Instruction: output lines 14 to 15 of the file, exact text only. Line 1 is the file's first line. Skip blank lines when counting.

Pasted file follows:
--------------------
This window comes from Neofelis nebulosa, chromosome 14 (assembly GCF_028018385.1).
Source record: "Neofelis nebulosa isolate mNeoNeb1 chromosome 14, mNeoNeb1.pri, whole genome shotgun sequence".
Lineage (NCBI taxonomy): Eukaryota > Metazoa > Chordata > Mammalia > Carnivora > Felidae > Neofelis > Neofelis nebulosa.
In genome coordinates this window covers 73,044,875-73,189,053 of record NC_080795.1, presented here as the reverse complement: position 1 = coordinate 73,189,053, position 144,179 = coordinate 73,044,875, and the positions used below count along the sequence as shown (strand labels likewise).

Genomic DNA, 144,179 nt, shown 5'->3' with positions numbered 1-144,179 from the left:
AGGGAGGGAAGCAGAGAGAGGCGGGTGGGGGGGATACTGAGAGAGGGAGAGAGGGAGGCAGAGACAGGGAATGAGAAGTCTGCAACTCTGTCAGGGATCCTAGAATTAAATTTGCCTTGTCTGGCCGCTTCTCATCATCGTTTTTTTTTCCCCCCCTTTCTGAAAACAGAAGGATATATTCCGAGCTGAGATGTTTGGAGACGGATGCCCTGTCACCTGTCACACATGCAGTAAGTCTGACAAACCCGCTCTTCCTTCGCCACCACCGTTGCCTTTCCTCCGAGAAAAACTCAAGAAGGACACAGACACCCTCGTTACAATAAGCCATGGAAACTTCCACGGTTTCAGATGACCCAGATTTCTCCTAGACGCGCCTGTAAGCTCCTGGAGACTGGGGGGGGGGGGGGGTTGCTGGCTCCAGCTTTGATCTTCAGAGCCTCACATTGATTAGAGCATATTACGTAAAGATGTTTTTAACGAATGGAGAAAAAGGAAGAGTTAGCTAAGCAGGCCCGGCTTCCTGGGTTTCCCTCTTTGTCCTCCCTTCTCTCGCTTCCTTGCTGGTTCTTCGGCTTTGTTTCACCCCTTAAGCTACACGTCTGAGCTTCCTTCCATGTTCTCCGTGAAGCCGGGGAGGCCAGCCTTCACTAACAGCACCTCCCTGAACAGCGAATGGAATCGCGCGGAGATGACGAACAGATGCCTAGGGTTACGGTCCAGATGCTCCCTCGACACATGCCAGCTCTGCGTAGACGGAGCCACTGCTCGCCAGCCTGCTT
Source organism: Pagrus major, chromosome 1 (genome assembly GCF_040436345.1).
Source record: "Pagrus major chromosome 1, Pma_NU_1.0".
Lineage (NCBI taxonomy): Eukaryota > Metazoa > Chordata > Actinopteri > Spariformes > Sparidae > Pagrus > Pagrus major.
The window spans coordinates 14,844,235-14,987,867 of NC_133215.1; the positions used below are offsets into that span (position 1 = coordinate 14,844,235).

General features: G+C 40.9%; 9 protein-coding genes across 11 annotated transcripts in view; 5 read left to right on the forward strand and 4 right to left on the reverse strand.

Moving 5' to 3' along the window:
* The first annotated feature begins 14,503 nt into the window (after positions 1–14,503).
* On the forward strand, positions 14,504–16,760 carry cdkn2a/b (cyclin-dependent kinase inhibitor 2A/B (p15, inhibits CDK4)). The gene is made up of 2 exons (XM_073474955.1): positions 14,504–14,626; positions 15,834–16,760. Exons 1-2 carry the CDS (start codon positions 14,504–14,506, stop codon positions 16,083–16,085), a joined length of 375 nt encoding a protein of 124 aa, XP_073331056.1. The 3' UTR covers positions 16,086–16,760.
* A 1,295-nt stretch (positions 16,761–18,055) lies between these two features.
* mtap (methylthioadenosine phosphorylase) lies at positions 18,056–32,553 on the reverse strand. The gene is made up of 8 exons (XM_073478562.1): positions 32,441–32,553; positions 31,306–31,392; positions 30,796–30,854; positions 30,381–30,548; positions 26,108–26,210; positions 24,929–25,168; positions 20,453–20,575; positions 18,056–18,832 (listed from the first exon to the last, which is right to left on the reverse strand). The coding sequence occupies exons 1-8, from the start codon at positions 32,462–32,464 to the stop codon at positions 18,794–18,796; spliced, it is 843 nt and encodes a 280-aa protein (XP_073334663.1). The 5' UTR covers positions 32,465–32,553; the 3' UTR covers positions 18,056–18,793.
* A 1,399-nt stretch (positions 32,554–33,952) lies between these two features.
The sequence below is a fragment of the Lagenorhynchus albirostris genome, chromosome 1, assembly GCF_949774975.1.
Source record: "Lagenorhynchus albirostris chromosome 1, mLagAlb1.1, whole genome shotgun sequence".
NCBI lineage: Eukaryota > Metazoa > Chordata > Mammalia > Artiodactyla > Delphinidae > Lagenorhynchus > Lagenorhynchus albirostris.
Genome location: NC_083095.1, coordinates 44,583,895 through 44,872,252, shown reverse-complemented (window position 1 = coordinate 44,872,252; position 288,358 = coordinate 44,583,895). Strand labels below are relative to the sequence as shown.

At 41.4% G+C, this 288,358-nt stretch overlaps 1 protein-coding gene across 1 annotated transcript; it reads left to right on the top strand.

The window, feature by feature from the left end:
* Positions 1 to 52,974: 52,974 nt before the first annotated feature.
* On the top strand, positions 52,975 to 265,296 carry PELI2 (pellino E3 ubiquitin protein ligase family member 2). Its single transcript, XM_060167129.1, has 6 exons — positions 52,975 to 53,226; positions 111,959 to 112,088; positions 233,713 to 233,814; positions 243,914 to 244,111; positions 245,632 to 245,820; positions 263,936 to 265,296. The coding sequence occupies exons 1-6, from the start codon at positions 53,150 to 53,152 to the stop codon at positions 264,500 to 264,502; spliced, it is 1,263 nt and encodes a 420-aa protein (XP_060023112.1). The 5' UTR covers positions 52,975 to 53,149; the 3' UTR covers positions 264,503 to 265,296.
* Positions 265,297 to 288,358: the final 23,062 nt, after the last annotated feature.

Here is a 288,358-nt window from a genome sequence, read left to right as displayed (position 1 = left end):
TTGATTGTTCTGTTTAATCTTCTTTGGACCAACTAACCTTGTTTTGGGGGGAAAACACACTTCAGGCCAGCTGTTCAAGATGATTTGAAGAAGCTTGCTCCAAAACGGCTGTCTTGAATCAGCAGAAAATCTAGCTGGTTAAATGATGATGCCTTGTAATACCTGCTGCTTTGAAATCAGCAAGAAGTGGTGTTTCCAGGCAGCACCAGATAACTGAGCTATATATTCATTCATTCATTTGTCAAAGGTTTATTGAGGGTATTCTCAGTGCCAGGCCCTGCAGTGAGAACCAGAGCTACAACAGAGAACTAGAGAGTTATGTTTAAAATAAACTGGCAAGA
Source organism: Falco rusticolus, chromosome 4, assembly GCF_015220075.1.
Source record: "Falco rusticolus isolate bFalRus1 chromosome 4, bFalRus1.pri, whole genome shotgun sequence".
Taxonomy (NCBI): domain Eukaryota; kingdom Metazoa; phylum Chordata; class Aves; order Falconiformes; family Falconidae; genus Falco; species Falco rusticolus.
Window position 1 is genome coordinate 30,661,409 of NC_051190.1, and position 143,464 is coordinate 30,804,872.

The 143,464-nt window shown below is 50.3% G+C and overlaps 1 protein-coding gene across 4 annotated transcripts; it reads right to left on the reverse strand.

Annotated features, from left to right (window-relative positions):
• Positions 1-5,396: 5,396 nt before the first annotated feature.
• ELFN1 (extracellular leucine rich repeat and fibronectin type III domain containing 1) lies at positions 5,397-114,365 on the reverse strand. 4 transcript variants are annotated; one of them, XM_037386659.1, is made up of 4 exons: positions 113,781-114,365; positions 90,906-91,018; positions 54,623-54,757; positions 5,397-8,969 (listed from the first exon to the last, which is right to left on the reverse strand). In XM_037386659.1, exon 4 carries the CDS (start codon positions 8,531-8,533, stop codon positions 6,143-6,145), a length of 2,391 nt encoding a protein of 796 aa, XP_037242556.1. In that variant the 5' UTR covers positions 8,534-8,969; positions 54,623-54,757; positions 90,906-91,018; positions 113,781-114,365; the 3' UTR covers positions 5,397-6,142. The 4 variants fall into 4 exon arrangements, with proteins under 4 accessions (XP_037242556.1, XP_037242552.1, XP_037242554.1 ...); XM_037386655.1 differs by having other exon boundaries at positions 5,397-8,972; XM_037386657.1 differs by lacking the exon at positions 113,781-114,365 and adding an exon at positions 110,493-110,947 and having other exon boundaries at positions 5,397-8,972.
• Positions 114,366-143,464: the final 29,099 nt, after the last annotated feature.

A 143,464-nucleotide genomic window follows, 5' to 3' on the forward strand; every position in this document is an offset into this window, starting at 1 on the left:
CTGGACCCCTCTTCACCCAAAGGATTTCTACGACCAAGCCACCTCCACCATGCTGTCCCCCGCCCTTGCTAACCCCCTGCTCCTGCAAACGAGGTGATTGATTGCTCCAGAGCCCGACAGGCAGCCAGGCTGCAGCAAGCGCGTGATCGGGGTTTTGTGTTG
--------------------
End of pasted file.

* On the forward strand, positions 14,504–16,760 carry cdkn2a/b (cyclin-dependent kinase inhibitor 2A/B (p15, inhibits CDK4)). The gene is made up of 2 exons (XM_073474955.1): positions 14,504–14,626; positions 15,834–16,760. Exons 1-2 carry the CDS (start codon positions 14,504–14,506, stop codon positions 16,083–16,085), a joined length of 375 nt encoding a protein of 124 aa, XP_073331056.1. The 3' UTR covers positions 16,086–16,760.
* A 1,295-nt stretch (positions 16,761–18,055) lies between these two features.